2. Materials and methods

2.1 Experimental animals

All experimental procedures were approved by the Animal Care and Use Committee, Faculty of Science, Mahidol University, Thailand. Male Wistar rats, weighing between 230 280 g, were used in this study. The animals were housed at the Laboratory Animal Husbandry Unit, Central Animal Facility, Faculty of Science, Mahidol University, Thailand, in a room that controlled humidity (55 ± 5%), temperature (22 ± 2oC), and lighting (12:12 hours dark and light cycle). They had free access to standard rat chow diet and water ad libitum, prior to diet manipulation.

2.2 Protocols for induction of diabetes mellitus

The diabetic induction regimen consisted of a high-fat diet in combination with low-dose streptozotocin (STZ) injection [15]. The animals were allocated to the following two dietary regimens:

  1. Normal diet (14% fat, 28% protein, and 58% carbohydrate as a percentage of total kcal) ad libitum
  2. High-fat diet (59% fat, 27% protein, and 14% carbohydrate as a percentage of total kcal) ad libitum

After 2 weeks of diet feeding, the high-fat diet rats, which served as the type 2 diabetic group, were injected intraperitoneally with a single low dose of STZ (35 mg/kg) in citrate buffer pH 4.8 (0.25 ml/kg), whilst the normal diet rats (control group) were injected with 0.25 ml/kg vehicle citrate buffer. Fourteen days after injection, fasting blood glucose (FBG) was measured by a glucometer (Terumo, Japan). Those rats that showed FBG ≥ 14 mmol/l were considered to have developed type 2 diabetes, and were continuously fed with the high-fat diet until the end of the experiment. The persistence of diabetes was confirmed every month by FBG measurements using a glucometer, and the presence of glucosuria was tested using urine reagent strips (Clinistrip, USA).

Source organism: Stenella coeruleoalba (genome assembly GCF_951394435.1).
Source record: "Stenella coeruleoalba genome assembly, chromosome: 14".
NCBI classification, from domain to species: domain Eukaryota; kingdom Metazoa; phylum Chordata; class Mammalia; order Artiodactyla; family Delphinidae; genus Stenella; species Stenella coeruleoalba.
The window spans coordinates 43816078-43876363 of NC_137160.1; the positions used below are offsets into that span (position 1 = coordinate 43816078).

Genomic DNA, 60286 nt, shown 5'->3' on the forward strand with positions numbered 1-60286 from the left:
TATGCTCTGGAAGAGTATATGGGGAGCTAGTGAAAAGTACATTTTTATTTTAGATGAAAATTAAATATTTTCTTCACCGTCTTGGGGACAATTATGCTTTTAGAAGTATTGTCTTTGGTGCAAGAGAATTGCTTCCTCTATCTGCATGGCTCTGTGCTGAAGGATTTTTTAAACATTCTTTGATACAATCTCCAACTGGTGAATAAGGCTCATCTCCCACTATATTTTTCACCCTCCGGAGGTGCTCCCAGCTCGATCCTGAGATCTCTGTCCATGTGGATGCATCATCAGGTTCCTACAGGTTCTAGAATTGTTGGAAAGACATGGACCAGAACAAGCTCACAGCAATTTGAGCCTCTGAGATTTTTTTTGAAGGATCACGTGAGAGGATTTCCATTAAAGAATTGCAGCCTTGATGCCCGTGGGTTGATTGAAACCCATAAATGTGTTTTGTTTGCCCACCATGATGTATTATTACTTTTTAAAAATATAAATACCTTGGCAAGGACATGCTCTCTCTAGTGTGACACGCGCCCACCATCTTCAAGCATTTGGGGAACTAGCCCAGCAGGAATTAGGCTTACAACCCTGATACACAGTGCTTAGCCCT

2.3 Endurance exercise training protocol

After a 4-week period of diabetes induction, both control and diabetic rats were further subdivided to four different treatment groups:

  1. Normal diet sedentary (NS)
  2. Diabetic sedentary (DS)
  3. Normal diet with endurance training (NT)
  4. Diabetic with endurance training (DT)